Saturday, May 10, 2014

Jamaica, West Indies

Jamaica is not a major birding destination, but because of family connections as well as a life long involvement with visiting and at one point residing and working on the island, it is one of my personal favourites. 

Streamertail (Jamaican endemic)

Studies of island biogeography have revealed that the more distant an island is away from its nearest neighbour, the fewer species will inhabit it and the greater will be its rate of endemism.  Jamaica illustrates this theory nicely: according to the Clements Checklist, a modest 327 bird species have been recorded in Jamaica of which 28 occur nowhere else in the world. That is an endemism rate of almost 10%.

Jamaican Woodpecker (Jamaican endemic)

With a land mass of a mere 11,000 km2 that is a high rate of endemism indeed. Consider that the Province of Ontario, which has a land mass of 100 times that of Jamaica has a bird endemism rate of 0%.

Sad Flycatcher (Jamaican endemic)

The pattern is similar across the islands of the Caribbean; a modest number of bird species to be encountered, but with comparatively high precinctivity.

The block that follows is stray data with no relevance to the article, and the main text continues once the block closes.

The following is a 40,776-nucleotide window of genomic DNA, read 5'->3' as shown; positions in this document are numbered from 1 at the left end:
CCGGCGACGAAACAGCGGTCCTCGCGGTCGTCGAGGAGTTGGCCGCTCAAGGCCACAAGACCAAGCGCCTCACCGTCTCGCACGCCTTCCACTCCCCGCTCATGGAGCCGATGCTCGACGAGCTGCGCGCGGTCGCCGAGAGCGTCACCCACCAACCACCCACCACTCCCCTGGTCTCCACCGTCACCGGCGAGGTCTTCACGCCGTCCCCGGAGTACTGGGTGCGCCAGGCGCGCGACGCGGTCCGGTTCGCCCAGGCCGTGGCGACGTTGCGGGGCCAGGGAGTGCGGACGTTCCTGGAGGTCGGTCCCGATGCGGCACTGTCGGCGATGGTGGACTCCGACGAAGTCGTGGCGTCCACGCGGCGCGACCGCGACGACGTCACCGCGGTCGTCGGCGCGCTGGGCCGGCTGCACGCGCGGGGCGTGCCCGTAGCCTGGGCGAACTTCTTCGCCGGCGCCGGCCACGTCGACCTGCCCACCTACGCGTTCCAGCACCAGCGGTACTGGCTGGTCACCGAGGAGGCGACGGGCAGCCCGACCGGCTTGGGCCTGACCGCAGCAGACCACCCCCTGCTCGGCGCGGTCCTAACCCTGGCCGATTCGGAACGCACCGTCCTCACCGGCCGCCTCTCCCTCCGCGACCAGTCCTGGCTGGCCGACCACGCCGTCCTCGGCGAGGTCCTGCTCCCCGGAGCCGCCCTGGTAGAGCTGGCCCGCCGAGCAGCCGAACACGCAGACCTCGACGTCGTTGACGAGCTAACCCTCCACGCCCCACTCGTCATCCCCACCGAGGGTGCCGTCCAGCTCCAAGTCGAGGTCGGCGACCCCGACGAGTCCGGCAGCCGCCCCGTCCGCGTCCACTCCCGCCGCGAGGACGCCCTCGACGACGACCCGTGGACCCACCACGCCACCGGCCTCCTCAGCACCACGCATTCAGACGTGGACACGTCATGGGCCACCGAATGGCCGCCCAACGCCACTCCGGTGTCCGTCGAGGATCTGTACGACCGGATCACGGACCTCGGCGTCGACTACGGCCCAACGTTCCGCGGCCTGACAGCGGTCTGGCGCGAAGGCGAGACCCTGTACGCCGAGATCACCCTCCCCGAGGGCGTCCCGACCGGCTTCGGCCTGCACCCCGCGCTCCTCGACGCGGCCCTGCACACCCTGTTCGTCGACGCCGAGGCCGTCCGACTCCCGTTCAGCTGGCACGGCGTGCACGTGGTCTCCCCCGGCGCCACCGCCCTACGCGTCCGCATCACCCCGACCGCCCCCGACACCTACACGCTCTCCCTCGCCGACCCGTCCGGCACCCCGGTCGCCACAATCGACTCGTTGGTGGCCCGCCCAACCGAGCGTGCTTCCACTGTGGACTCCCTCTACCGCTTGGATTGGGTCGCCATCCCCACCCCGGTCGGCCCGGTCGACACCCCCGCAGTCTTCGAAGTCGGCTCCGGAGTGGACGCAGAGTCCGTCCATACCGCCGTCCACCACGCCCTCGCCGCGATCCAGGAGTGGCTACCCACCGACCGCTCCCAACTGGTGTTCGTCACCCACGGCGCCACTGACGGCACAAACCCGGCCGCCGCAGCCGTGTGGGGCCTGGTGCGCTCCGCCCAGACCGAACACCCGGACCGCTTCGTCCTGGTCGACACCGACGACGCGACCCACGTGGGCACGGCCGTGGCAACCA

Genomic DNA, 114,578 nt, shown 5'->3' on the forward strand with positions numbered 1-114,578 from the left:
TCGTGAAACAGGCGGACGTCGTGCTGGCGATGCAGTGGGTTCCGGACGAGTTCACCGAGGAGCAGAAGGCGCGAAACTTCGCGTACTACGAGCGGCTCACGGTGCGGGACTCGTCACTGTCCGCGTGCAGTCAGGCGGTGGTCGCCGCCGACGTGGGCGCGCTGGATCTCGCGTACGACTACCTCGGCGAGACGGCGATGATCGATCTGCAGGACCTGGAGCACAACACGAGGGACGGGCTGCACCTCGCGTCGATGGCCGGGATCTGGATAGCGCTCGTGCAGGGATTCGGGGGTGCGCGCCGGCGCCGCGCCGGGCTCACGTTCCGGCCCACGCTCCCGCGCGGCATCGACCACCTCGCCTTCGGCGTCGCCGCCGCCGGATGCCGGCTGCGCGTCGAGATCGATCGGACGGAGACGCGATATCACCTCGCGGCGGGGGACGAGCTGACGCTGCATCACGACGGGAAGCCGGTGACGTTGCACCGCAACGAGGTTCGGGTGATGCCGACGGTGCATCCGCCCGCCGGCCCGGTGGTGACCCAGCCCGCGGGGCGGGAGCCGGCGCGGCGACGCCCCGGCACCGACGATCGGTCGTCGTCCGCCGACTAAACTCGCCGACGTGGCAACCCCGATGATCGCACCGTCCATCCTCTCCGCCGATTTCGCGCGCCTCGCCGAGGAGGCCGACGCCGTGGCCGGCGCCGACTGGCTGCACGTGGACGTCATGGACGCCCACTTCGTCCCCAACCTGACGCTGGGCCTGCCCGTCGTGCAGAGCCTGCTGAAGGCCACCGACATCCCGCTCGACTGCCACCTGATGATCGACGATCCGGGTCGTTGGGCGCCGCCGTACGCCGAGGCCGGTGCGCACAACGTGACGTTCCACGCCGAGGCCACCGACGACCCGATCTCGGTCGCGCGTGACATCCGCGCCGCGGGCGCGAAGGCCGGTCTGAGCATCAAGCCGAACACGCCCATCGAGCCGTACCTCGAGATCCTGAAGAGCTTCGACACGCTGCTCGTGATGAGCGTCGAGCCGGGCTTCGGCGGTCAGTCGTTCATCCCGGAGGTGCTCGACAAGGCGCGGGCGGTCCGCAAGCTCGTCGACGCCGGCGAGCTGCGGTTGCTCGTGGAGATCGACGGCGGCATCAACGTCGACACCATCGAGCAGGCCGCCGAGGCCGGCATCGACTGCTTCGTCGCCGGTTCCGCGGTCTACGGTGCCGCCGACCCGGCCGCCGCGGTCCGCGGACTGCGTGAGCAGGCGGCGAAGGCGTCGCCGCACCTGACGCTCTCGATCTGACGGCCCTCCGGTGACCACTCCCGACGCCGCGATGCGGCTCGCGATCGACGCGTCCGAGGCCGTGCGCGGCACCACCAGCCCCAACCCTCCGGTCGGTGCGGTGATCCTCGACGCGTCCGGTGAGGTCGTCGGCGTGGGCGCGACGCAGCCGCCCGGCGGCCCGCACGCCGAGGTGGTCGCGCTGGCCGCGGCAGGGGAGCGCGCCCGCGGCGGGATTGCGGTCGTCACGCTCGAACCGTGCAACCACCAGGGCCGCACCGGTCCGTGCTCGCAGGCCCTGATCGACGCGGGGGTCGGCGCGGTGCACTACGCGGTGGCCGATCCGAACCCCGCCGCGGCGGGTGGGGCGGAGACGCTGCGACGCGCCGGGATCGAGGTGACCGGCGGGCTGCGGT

Jamaican Crow (Jamaican endemic)

In addition to the large proportion of species that are unique to one particular island nation, there are a large number of regional endemics, native to only a few islands in the West Indies.

Arrowhead Warbler (Jamaican endemic)

Given the amount of time I have spent in Jamaica, you might think I would have seen all of the endemics by now, but alas I have not; Crested Quail-Dove, Jamaican Lizard-Cuckoo, Jamaican Pauraque (likely extinct), Jamaican Elaenia, Jamaican Vireo, Blue Mountain Vireo and Jamaican Blackbird have all eluded me so far. All the more reason for a return visit!

Jamaican Euphonia (Jamaican endemic)

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